Updated February 22, 2019 13:28:53
China has responded to reports of an indefinite ban on Australian coal imports, saying the move is to protect the interests of Chinese importers and the environment.
Customs officers based at a key port in the north of China have reportedly stopped Australian coal imports, which sent the Australian dollar tumbling yesterday.
“China’s customs assesses the safety and quality of imported coal, analyses possible risks, and conducts corresponding examination and inspection compliant with laws and regulations,” Foreign Ministry spokesman Geng Shuang said.
“By doing so, it can better safeguard the legitimate rights and interests of Chinese importers and protect the environment.”
The move appears political, with only Australian coal being targeted. Reuters said imports from Russia and Indonesia would not be affected.
When asked why Australian coal was targeted, he said the risk assessments followed regulations and inspection measures.
“I believe this is normal practice,” Mr Geng said.
The spokesman also appeared to make light of the questioning by saying: “You were saying ‘coal’, not ‘cow’, right?”, prompting laughter from the reporter.
The Dalian custom officers oversee imports through five harbours – Dalian, Bayuquan, Panjin, Dandong and Beiliang. Port authorities did not respond to calls for comment from the ABC.
Reserve Bank governor Philip Lowe has played down the threat to Australia’s economy, telling MPs the exports involved are a relatively small proportion of Australia’s coal exports.
“The amount of coal that is being blocked is the equivalent of two months’ exports from Australia to China. It’s entirely possible that if that cannot enter the Chinese market then it can go to other markets,” he said.
“If it were to be the sign of a deterioration in the underlying political relationship between Australia and China that would be much more concerning.”
A market research note from the National Australian Bank (NAB) said that Australia’s trade to China through the Dalian port made up just 1.8 per cent of Australian coal exports.
Dr Lowe said he would not jump to the conclusion that it was a direct hit at Australia, saying it could be driven by “concerns about the environment in China and the profitability of the coal industry in China”.
‘Baseless speculation’ over cyber attack
When asked if thereportedban was linked to Huawei and the recent cyber attack on the Australian Parliament by a “sophisticated state actor”, Mr Geng said cyberspace activities were “difficult to trace”.
“One should present abundant evidence when investigating and determining the nature of a cyberspace activity instead of making baseless speculations and firing indiscriminate shots at others,” he said.
“Cyber security should be upheld by all members of the international community as it is a global issue that concerns the common interests of all countries.”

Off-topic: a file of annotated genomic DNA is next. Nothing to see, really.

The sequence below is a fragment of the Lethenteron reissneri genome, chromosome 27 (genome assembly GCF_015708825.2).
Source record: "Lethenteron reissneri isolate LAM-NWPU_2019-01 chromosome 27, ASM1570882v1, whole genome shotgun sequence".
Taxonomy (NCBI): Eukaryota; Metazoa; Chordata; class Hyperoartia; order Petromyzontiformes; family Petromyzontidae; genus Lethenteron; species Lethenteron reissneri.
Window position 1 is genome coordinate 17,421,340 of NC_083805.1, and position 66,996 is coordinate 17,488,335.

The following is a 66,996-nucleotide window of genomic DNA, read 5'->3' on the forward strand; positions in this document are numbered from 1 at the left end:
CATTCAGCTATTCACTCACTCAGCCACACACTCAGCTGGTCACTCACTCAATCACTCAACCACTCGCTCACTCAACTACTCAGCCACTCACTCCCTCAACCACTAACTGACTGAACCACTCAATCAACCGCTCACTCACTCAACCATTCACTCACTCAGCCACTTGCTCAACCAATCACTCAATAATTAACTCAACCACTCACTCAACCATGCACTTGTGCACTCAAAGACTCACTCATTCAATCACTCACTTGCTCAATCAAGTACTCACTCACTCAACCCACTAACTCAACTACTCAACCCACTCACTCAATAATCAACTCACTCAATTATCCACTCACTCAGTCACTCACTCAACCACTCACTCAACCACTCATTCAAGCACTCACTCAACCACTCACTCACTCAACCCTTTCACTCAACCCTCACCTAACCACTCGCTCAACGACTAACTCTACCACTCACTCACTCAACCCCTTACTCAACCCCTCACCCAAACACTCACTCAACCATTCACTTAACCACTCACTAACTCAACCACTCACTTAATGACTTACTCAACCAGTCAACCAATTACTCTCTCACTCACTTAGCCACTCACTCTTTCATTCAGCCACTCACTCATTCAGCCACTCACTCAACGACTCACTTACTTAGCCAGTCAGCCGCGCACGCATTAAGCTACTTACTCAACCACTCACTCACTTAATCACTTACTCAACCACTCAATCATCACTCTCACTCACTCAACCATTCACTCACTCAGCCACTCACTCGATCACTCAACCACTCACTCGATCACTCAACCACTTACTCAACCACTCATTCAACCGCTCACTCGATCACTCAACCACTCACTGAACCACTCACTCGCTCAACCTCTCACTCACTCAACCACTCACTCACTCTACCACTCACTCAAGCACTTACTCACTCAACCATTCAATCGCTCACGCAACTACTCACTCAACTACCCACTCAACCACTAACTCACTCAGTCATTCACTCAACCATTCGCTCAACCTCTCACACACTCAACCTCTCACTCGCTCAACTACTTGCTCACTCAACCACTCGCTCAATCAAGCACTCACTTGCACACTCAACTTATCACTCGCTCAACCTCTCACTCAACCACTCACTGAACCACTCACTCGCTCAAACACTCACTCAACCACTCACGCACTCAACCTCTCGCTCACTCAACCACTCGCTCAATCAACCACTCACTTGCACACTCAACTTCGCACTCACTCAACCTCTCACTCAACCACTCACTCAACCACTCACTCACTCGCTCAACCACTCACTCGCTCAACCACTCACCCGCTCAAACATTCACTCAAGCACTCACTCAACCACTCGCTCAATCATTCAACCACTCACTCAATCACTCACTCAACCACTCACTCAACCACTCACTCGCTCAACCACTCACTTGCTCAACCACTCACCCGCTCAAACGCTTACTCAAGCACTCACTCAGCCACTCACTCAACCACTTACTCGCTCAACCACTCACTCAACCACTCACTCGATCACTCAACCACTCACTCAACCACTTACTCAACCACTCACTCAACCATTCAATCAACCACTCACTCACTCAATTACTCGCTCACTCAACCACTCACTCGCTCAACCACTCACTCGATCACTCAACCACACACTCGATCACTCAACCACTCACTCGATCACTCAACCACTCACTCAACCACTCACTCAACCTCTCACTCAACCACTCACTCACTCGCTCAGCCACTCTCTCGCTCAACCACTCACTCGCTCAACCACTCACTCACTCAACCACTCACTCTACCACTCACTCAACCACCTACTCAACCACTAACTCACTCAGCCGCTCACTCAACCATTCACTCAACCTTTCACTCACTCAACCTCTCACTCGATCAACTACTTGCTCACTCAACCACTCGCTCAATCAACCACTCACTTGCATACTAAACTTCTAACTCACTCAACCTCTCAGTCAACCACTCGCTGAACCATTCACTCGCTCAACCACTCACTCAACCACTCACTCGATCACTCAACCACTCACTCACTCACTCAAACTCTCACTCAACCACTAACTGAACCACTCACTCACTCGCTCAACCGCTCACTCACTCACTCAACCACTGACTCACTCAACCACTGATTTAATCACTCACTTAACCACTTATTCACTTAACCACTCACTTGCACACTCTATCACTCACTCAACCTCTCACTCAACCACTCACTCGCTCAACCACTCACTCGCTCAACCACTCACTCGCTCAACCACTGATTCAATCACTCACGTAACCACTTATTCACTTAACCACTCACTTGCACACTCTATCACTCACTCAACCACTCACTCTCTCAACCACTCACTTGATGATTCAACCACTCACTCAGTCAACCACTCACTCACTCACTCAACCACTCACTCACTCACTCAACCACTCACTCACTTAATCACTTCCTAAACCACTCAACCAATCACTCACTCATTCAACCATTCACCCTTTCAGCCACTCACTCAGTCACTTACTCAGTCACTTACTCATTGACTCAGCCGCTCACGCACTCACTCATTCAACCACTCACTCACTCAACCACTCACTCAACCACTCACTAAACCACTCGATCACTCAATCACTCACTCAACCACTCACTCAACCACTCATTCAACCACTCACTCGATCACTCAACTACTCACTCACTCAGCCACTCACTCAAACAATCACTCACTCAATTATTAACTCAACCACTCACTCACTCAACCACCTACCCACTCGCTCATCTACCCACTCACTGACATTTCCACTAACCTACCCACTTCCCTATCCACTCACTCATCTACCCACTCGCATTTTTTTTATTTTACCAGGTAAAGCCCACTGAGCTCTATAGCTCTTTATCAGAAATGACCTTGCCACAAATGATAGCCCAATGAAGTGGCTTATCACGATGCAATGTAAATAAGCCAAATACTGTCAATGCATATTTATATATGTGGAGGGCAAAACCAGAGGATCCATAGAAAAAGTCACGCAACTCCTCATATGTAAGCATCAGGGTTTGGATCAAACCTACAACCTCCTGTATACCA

Mr Geng said China-Australia relations were solid.
“As we stressed many times before, a sound and stable China-Australia relationship serves the common interests of both countries and peoples,” he said.
“China hopes Australia can work with us to advance bilateral relations on the basis of mutual respect, equality and mutual benefit.”
Federal Treasurer Josh Frydenberg cautioned against labelling Australia’s coal exporting difficulties with a “ban” and denied the move was a form of retribution over the Huawei scandal.
“I wouldn’t jump to conclusions. The Australia-China trading relationship is exceptionally strong,” he told RN Breakfast.
“They’ve in the past put in testing systems in place, and as [Trade Minister] Simon Birmingham has said, our ambassador will be making inquiries.
“Our exports to China will continue to be strong as they have been in the past.”
He said Australia’s coal exports were worth more than $60 billion and the industry creates 50,000 jobs.
His comments echoed those made by Mr Birmingham yesterday, who urged caution.
“We can see these occasional interruptions to the smooth flow but that doesn’t necessarily translate to some of the consequences that aspects of the media might seek to leap to,” Mr Frydenberg said.
Earlier this week, BHP chief executive Andrew Mackenzie said delays for coal importers had doubled from 20 days to 45 days and that he didn’t see the issue as political.
‘Means and motive’
Suspicion quickly fell to China following the reports of the hack, and the communist state had “means and motive”, according to Tom Uren, a senior analyst at the International Cyber Policy Centre.
“China has a record of just wide-ranging espionage and Australia is clearly a target for them,” he said.
“There are a number of countries in the region who would like to know what Australia is up to and all to some extent would be interested in Australian politics – but almost all of them do not have the capabilities to do something like this.”
He added the “usual suspects” for such attacks were North Korea, Russia and China.
He said China historically hadn’t covered its digital tracks well, but that appeared to have changed.
He added that a dramatic drop in Australian exports could send an important domestic message.
“It can also look like good PR, in a warped Communist Party way, to say they at are stopping Australian exports,” he said.
First posted February 22, 2019 08:13:14
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